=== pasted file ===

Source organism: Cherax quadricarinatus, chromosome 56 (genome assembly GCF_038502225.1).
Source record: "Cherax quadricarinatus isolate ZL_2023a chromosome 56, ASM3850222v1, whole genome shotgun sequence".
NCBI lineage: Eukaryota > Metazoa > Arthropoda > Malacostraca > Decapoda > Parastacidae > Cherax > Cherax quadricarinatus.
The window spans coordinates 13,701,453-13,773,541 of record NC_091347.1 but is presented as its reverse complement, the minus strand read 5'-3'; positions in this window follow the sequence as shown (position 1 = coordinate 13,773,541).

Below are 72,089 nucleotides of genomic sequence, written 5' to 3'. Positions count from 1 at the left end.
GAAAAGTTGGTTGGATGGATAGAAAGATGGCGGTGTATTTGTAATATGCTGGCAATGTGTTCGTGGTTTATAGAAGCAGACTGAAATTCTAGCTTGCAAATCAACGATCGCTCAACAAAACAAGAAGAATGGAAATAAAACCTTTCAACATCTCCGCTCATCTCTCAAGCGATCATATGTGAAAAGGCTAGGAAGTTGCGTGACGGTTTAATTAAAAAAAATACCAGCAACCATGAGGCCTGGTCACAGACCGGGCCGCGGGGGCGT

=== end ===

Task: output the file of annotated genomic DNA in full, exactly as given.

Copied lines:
Source organism: Cherax quadricarinatus, chromosome 56 (genome assembly GCF_038502225.1).
Source record: "Cherax quadricarinatus isolate ZL_2023a chromosome 56, ASM3850222v1, whole genome shotgun sequence".
NCBI lineage: Eukaryota > Metazoa > Arthropoda > Malacostraca > Decapoda > Parastacidae > Cherax > Cherax quadricarinatus.
The window spans coordinates 13,701,453-13,773,541 of record NC_091347.1 but is presented as its reverse complement, the minus strand read 5'-3'; positions in this window follow the sequence as shown (position 1 = coordinate 13,773,541).

Below are 72,089 nucleotides of genomic sequence, written 5' to 3'. Positions count from 1 at the left end.
GAAAAGTTGGTTGGATGGATAGAAAGATGGCGGTGTATTTGTAATATGCTGGCAATGTGTTCGTGGTTTATAGAAGCAGACTGAAATTCTAGCTTGCAAATCAACGATCGCTCAACAAAACAAGAAGAATGGAAATAAAACCTTTCAACATCTCCGCTCATCTCTCAAGCGATCATATGTGAAAAGGCTAGGAAGTTGCGTGACGGTTTAATTAAAAAAAATACCAGCAACCATGAGGCCTGGTCACAGACCGGGCCGCGGGGGCGT